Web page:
The National Commission on Correctional Health Care (NCCHC), which provides accreditation for medical services in prisons, jails and other correctional facilities, held its national conference in Nashville, Tennessee from October 28 to 30, 2013.
PLN managing editor Alex Friedmann attended the conference and sat in on several presentations that addressed the issue of telemedicine in the correctional setting. Telemedicine involves medical consultations over a remote connection, typically with a patient speaking with a physician or other medical practitioner on a video screen.
The first NCCHC conference session on telemedicine was conducted by Lawrence Mendel, a physician and acting medical director at the Leavenworth Detention Center, a facility operated by Corrections Corporation of America.
According to Mendel, the first prison telemedicine program began in 1978 at the South Florida Reception Center in conjunction with Jackson Memorial Hospital. The use of telemedicine expanded during the 1990s and it is now used in a variety of settings to provide long-distance medical evaluations and diagnoses.
One advantage of telemedicine in prisons and jails, according to Dr. Mendel, is the ability to provide specialty medical services at facilities located in rural areas where specialists may not be available locally. Additionally, telemedicine can result in a reduction in scheduling delays since medical practitioners don’t have to travel to distant facilities to see prisoner-patients.
And, of course, telemedicine can cut costs – particularly staff-related expenses (including overtime) incurred when prisoners are transported to medical appointments. Further, it can provide an alternative to local providers who order expensive tests and treatment for prisoners. Telemedicine thus “has the potential to become cost effective with relatively little use,” Mendel stated, and is the “only security measure that can pay for itself.”
Based on transportation costs alone, he estimated that around 16 telemedicine sessions per month result in break-even costs. The cost of telemedicine equipment has dropped over time and is currently around $6,600 per video conferencing unit.
Mendel also noted that most prisoners prefer telemedicine, as it means they don’t have to endure being shackled and transported to off-site medical appointments.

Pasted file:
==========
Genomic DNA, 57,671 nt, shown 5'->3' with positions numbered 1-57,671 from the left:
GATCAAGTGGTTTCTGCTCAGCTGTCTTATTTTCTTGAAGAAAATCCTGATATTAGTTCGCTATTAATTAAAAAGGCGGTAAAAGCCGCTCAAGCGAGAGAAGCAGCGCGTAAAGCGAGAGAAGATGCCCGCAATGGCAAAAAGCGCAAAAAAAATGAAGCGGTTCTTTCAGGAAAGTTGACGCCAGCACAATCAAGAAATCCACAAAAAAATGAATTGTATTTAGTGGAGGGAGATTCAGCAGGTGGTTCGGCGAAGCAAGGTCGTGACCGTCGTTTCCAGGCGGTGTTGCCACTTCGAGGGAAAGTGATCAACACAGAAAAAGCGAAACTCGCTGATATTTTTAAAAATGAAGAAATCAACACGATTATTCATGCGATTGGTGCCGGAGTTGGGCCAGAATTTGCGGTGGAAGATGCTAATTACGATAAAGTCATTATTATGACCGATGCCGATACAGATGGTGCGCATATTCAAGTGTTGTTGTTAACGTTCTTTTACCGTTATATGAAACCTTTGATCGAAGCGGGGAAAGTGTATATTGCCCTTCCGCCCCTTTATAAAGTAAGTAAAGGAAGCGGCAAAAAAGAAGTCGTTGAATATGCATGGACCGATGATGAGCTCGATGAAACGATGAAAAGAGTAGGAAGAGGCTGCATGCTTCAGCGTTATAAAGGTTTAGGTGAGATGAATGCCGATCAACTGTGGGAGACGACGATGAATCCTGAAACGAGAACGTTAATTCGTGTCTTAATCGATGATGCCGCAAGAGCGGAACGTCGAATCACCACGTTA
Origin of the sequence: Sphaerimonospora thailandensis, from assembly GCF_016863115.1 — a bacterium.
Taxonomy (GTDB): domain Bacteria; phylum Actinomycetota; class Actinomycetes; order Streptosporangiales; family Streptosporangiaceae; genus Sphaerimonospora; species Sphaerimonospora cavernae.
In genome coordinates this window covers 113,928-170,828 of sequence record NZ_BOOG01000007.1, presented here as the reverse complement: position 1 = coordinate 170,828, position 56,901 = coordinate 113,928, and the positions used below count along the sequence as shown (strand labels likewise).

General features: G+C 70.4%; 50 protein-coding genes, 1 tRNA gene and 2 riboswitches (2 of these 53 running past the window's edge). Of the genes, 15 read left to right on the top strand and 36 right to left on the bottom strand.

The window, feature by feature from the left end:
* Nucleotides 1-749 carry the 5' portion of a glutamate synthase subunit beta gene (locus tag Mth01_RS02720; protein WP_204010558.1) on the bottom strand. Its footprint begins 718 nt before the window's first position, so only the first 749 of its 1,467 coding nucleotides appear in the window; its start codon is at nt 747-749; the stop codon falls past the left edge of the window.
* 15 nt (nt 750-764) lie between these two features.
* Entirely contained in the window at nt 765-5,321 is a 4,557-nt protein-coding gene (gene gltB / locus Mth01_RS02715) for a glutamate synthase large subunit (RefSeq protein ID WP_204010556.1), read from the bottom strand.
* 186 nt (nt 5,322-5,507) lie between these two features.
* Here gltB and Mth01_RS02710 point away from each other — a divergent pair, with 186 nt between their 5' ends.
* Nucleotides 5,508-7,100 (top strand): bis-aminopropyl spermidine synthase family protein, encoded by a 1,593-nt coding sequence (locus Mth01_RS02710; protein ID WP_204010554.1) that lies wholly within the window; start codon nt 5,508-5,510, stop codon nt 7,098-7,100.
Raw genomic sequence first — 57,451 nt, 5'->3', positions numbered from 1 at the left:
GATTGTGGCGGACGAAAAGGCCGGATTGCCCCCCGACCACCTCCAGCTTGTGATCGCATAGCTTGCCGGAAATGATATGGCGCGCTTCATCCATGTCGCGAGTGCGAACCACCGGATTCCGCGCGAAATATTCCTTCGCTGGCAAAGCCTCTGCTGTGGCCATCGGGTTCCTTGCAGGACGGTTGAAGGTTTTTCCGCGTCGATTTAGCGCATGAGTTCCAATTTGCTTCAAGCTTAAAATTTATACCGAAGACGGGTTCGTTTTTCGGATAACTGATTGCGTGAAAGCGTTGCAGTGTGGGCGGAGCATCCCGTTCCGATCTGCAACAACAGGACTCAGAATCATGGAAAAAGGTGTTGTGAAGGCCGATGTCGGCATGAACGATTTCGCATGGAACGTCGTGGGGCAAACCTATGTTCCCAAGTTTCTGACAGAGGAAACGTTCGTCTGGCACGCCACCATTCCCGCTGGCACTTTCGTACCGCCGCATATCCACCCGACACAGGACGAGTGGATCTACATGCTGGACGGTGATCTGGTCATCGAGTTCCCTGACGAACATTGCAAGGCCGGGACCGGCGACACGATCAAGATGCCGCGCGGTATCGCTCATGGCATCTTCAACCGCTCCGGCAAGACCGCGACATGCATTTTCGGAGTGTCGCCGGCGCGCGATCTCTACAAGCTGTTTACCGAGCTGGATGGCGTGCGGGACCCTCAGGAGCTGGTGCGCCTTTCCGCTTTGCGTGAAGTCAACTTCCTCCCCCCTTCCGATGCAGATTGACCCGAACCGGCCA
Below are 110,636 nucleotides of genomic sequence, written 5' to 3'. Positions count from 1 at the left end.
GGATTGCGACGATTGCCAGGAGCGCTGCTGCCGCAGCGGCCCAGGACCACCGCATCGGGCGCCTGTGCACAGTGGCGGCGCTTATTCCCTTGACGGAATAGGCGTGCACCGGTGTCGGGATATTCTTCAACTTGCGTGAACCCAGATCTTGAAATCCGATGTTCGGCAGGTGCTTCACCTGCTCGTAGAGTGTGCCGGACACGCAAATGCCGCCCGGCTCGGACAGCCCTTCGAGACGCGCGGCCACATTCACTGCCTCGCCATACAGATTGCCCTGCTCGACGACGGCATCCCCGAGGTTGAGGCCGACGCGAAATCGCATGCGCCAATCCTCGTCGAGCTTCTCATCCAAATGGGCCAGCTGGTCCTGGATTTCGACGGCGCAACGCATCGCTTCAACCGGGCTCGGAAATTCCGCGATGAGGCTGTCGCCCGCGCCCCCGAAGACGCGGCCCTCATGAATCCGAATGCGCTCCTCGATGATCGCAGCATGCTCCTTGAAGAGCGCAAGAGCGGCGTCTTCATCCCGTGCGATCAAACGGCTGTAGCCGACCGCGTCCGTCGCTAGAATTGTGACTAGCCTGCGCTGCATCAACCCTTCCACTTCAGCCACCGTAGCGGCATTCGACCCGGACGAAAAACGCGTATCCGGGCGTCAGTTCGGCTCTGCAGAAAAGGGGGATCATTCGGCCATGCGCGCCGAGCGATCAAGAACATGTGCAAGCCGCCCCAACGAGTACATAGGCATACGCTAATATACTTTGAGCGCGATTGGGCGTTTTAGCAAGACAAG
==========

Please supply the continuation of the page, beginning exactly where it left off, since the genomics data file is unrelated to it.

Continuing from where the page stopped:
Friedmann posed the following questions: “The vast majority of medical consults outside the prison setting are face to face, in-person examinations. If that is the community standard of care, to what extent does telemedicine applied specifically to prisoners represent a deviation from the standard of care? Also, if the emphasis on telemedicine is to cut costs and ensure the system pays for itself, does that emphasis on cost cutting come at the expense of quality of care?”
Mendel responded that since prisoners can refuse telemedicine visits there is no difference in the standard of care; i.e., they can demand in-person medical examinations and consultations. With respect to cost savings, he said “no one does telemedicine to save money” but rather to solve a problem – despite the repeated references to reducing costs during his presentation.
The second NCCHC conference session on telemedicine was presented by Dr. Rebekah Haggard, employed with Corizon, a for-profit prison medical company, who spoke on the topic of leveraging telemedicine to achieve the “Triple Aim.” The Triple Aim is a framework developed by the Institute for Healthcare Improvement that describes an approach to optimizing health system performance which emphasizes 1) better care, 2) better health and 3) better affordability – that is, lower costs.
Haggard noted that most medical mistakes are due to diagnostic errors and said telemedicine can reduce such errors by forcing the practitioner to focus on the patient’s complaints, since the primary interaction – via video – is with the patient. “Listen to the patient,” she said. “They will tell you their diagnosis.”
She argued that telemedicine minimizes cognitive bias and mistakes in diagnoses. Also, practitioners have more time to spend with patients through telemedicine, as they don’t have to factor in travel time to correctional facilities.
In 2012, Corizon conducted more than 20,000 audio-visual medical visits at 150 sites in over 20 states; those visits included consultations and examinations for both medical and mental health care.
Like Mendel, Dr. Haggard repeatedly cited the cost savings that can be achieved through telemedicine. In one state prison system (which she declined to identify when asked), she referenced $2.9 million in reduced staffing costs and overtime by using telemedicine.
Haggard also said there were improved outcomes in terms of cancer death rates and HIV treatment through telemedicine, but did not cite any sources. She acknowledged that prisoners may refuse telemedicine visits – though it was unclear whether prisoners are informed they have the option to decline.
Friedmann asked if she would advocate telemedicine even if the cost was equal to or greater than traditional, in-person medical visits. She said she would, as she felt that telemedicine provided better patient care.
Neither Dr. Haggard nor Dr. Mendel indicated whether they or their families use telemedicine rather than in-person visits for their own medical care.
Sources: NCCHC conference sessions, www.ihi.org
(First published by Prison Legal News and used here by permission)